How far the rite of circumcision spread over the south-west of Arabia no definite record subsists. The silence of the Koran confirms the statement of Abulfeda (Histor. Ante-Islamica, p. 180, ed. Fleischer, 1831) that the custom is older than Mohammed, who, it would appear, in no respect regarded it as a religious rite. Nevertheless it has extended itself with the Mohammedan faith, as though it were a positive ordinance. Pococke (Specimen Hist. Arab. p. 309) cites a tradition, which ascribes to Mohammed the words, "Circumcision is an ordinance for men, and honorable in women." This extension of the rite to the other sex might, in itself, satisfy us that it did not come to those nations from Abraham and Ishmael. We have already seen that Abyssinian circumcision has the same peculiarity; so that it is every way probable that Southern Arabia had the rite from the same source or influence as Ethiopia. In fact, the very closest relations are known to have subsisted between the nations on the opposite coasts of the Red Sea. Another passage of Abulfeda (Annales Muslemici. 1, 92) gives specific information on this subject. In the battle of Ohod, in the third year of the Hegira, "Hamza, the uncle of the Prophet, committed great slaughter. When Sabba' ben-Abd-ul-Uzza, whose mother was a circumciser in Mecca, passed by him, Hamza called out, Come on, you son of a she-circumciser [resectricis nympharum]!" The form of the word proves that this was strictly the trade of the old woman, and that the custom, as applied to females, was no innovation of those days. Niebuhr had ocular demonstration of female circumcision in Arabia (Travels, 2, 251).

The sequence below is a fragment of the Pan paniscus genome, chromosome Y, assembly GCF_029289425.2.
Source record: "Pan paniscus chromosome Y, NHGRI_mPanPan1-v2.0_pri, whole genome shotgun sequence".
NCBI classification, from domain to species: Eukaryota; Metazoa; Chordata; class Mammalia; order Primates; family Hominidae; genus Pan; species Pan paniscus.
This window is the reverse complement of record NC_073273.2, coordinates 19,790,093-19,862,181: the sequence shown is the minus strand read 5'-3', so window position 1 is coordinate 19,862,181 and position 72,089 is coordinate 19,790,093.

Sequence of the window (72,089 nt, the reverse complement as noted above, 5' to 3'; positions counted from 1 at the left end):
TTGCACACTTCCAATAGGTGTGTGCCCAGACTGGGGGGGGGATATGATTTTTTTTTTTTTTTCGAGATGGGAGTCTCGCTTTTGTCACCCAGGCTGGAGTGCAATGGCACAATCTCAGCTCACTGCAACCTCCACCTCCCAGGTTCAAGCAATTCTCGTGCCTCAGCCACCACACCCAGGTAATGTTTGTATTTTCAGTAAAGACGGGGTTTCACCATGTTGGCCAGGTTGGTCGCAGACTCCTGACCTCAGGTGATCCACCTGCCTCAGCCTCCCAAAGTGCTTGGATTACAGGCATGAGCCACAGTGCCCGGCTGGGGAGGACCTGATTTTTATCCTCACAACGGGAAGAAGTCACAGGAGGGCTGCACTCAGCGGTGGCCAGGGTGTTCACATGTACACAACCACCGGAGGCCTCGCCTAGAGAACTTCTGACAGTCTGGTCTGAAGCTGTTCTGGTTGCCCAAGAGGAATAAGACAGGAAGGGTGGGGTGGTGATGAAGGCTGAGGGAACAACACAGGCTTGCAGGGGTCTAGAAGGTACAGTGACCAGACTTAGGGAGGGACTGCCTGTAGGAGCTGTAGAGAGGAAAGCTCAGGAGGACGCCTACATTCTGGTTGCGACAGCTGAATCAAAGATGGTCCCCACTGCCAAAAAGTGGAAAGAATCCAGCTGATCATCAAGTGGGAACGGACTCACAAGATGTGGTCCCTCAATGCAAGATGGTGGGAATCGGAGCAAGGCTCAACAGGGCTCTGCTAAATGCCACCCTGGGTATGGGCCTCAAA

Pococke quotes the ecclesiastical historian Philostorgius for the fact that the Himyarite Arabs circumcise their children on the eighth day. He adds a passage from Al Gazzali, in which the writer says that the Arabs differ from the Jews as to the time; for they postpone it until the child has teeth, which he thinks safer. Finally, he cites Ibn Athir, who, writing of the times antecedent to Mohammed, says that the Arabs were accustomed to circumcise between the tenth and fifteenth years. The origin of the custom amongst this large section of those Gentiles who follow it is to be found in the Biblical record of the circumcision of Ishmael (Ge 17:25). Josephus relates that the Arabians circumcise after the thirteenth year, because Ishmael, the founder of their nation, was circumcised at that age (Ant. 1, 12, 2; see Lane's Mod. Eg. ch. 2). Though Mohammed did not enjoin circumcision in the Koran, he was circumcised himself, according to the custom of his country; and circumcision is now as common amongst the Mohammedans as amongst the Jews.

Bible concordance for CIRCUMCISION.